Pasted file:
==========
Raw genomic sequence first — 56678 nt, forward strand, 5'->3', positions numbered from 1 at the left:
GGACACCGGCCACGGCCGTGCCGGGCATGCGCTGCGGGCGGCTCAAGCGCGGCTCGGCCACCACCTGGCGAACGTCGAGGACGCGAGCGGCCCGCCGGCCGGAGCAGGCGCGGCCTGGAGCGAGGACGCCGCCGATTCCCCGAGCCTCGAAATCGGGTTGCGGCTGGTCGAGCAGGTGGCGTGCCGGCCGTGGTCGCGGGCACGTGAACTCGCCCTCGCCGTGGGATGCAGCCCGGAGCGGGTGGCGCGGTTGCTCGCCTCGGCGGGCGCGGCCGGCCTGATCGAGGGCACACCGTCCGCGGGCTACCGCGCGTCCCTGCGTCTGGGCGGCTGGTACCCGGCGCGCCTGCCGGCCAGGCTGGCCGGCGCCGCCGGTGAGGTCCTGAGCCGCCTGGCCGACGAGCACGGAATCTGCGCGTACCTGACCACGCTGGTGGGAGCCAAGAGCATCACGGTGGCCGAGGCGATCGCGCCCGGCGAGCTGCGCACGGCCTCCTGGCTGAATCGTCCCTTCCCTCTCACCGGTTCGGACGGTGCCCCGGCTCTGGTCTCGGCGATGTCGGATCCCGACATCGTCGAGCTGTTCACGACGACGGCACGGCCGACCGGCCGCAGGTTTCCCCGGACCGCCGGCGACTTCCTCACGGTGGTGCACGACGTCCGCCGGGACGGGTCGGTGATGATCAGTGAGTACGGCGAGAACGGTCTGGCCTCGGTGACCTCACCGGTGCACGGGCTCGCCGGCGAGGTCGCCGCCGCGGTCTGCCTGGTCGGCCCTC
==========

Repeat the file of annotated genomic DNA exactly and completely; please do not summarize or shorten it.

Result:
Raw genomic sequence first — 56678 nt, forward strand, 5'->3', positions numbered from 1 at the left:
GGACACCGGCCACGGCCGTGCCGGGCATGCGCTGCGGGCGGCTCAAGCGCGGCTCGGCCACCACCTGGCGAACGTCGAGGACGCGAGCGGCCCGCCGGCCGGAGCAGGCGCGGCCTGGAGCGAGGACGCCGCCGATTCCCCGAGCCTCGAAATCGGGTTGCGGCTGGTCGAGCAGGTGGCGTGCCGGCCGTGGTCGCGGGCACGTGAACTCGCCCTCGCCGTGGGATGCAGCCCGGAGCGGGTGGCGCGGTTGCTCGCCTCGGCGGGCGCGGCCGGCCTGATCGAGGGCACACCGTCCGCGGGCTACCGCGCGTCCCTGCGTCTGGGCGGCTGGTACCCGGCGCGCCTGCCGGCCAGGCTGGCCGGCGCCGCCGGTGAGGTCCTGAGCCGCCTGGCCGACGAGCACGGAATCTGCGCGTACCTGACCACGCTGGTGGGAGCCAAGAGCATCACGGTGGCCGAGGCGATCGCGCCCGGCGAGCTGCGCACGGCCTCCTGGCTGAATCGTCCCTTCCCTCTCACCGGTTCGGACGGTGCCCCGGCTCTGGTCTCGGCGATGTCGGATCCCGACATCGTCGAGCTGTTCACGACGACGGCACGGCCGACCGGCCGCAGGTTTCCCCGGACCGCCGGCGACTTCCTCACGGTGGTGCACGACGTCCGCCGGGACGGGTCGGTGATGATCAGTGAGTACGGCGAGAACGGTCTGGCCTCGGTGACCTCACCGGTGCACGGGCTCGCCGGCGAGGTCGCCGCCGCGGTCTGCCTGGTCGGCCCTC